MILAN (Reuters) - More than 90 percent of Italians participating in an informal ballot gave their blessing to a policy agenda from the far-right League and the 5-Star Movement, as the two parties agreed on a candidate to lead their planned coalition government.
The government “contract” between the League and the anti-establishment 5-Star, the two parties that won the most votes in the March 4 national election, was published on Friday after 11 weeks of political stalemate in the euro zone’s third-largest economy.
It calls for billions of euros in tax cuts, increased welfare payments for the poor, and the scrapping of an unpopular pension reform.
The League, which organised the ballot at stands across the country, said in a statement 91 percent of 215,000 citizens voted in favour of the plan, and that many had offered suggestions for changes or additions.
From one of the stands, in the port town of Fiumicino, League leader Matteo Salvini said on Sunday the two parties had closed their discussions over a candidate for prime minister, confirming it would be a “balanced name”.
He added that it would not be him nor 31-year-old 5-Star leader Luigi Di Maio.
“We hope there won’t be any vetoes as the choice reflects the vote of the majority of Italian citizens,” Salvini said.
Di Maio echoed his words, saying the choice was “a friend of the people”. Both declined to identify the person, saying they would first inform President Sergio Mattarella.
The leaders are expected to meet on Monday with Mattarella, who must approve the programme and has a final say on the appointment of the premier.
Giuseppe Conte, a little-known 54-year-old law professor who had previously been proposed to the president, is seen as frontrunner.
Unlike an online vote on Friday by supporters of 5-Star, the League set up 1,000 stands across the country over the weekend, with paper ballots listing 10 of the contract’s main points.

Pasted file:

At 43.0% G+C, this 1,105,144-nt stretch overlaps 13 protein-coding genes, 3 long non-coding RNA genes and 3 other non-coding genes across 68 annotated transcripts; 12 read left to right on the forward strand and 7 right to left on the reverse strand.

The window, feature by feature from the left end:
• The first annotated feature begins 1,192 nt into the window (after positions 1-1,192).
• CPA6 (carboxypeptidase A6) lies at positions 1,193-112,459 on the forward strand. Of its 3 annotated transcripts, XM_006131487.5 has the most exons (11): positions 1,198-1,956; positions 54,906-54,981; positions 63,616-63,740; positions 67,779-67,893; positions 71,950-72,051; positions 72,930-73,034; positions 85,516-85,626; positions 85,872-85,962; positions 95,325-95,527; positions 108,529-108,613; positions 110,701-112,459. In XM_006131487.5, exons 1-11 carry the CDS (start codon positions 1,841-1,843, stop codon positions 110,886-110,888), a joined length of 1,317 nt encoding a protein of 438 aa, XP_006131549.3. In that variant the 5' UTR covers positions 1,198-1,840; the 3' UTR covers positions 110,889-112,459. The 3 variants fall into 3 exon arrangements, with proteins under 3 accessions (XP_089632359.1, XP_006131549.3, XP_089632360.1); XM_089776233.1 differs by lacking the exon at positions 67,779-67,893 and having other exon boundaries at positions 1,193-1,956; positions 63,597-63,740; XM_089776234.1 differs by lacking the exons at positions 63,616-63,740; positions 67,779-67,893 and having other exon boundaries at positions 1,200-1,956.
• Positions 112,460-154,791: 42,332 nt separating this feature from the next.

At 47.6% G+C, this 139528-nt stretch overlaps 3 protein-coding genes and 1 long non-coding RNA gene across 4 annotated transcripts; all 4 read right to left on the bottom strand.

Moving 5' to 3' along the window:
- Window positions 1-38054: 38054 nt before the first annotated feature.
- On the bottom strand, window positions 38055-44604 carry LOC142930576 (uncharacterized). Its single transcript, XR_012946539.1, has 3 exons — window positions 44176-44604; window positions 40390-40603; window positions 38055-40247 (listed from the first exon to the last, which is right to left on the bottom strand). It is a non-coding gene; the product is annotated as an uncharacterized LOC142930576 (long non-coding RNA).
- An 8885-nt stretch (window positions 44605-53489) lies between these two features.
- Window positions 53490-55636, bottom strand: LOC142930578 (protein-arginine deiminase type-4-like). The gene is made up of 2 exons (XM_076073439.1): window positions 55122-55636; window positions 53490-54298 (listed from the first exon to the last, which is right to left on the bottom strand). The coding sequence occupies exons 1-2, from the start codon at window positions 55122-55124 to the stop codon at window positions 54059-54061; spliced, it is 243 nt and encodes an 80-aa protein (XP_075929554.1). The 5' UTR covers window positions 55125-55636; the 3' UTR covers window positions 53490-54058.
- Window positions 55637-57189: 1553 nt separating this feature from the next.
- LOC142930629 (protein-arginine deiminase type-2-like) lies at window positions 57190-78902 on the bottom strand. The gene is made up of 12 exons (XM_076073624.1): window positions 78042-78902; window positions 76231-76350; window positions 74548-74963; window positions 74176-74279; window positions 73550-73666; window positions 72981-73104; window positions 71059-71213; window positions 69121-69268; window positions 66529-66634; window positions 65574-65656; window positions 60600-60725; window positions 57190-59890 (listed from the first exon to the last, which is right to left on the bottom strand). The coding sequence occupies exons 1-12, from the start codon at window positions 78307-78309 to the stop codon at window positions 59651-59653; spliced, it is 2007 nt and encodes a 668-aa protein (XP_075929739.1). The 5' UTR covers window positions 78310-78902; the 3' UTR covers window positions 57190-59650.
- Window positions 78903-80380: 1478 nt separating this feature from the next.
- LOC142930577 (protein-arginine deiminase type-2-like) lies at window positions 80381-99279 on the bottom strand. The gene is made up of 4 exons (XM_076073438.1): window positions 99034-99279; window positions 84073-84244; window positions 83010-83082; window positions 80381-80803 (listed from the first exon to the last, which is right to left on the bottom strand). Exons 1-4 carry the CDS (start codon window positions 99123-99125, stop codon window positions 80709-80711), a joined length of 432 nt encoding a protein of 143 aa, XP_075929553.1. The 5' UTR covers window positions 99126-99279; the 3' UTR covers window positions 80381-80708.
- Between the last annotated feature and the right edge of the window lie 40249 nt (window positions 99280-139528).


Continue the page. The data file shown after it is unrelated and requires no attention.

“Citizens appreciate it when politicians give them the possibility to express their opinion, especially when people have lost their patience and want results,” said Gianluca Boari, a town councillor and volunteer at one of the stands in Milan.
However, the ballot was unlikely to upset the delicate political balance between the two parties.
More than 90 percent of almost 45,000 5-Star supporters voted in favour of that party’s programme on Friday.
The decision by the two maverick groups to join forces has upset some of their voters but others say they see this as the only solution for the country.
“I don’t like it at all, Salvini should have said ‘No’. What is this? It’s a terrible compromise for the League,” Veneranda Lorenti, a League supporter, said.
But their joint plans for the financial sector rattled investors as industry leaders said the proposals could stall a clean-up of bank bad debt and derail a tentative recovery.
“I agree with the idea of an anti-establishment government, they should press ahead with stronger policies in the interest of Italy and (against) the European bureaucracies and the financial oligarchies,” Massimo Wailbacher said as he queued to vote at one of the stands in Milan.
Reporting by Giulia Segreti; Editing by Dale Hudson and Keith Weir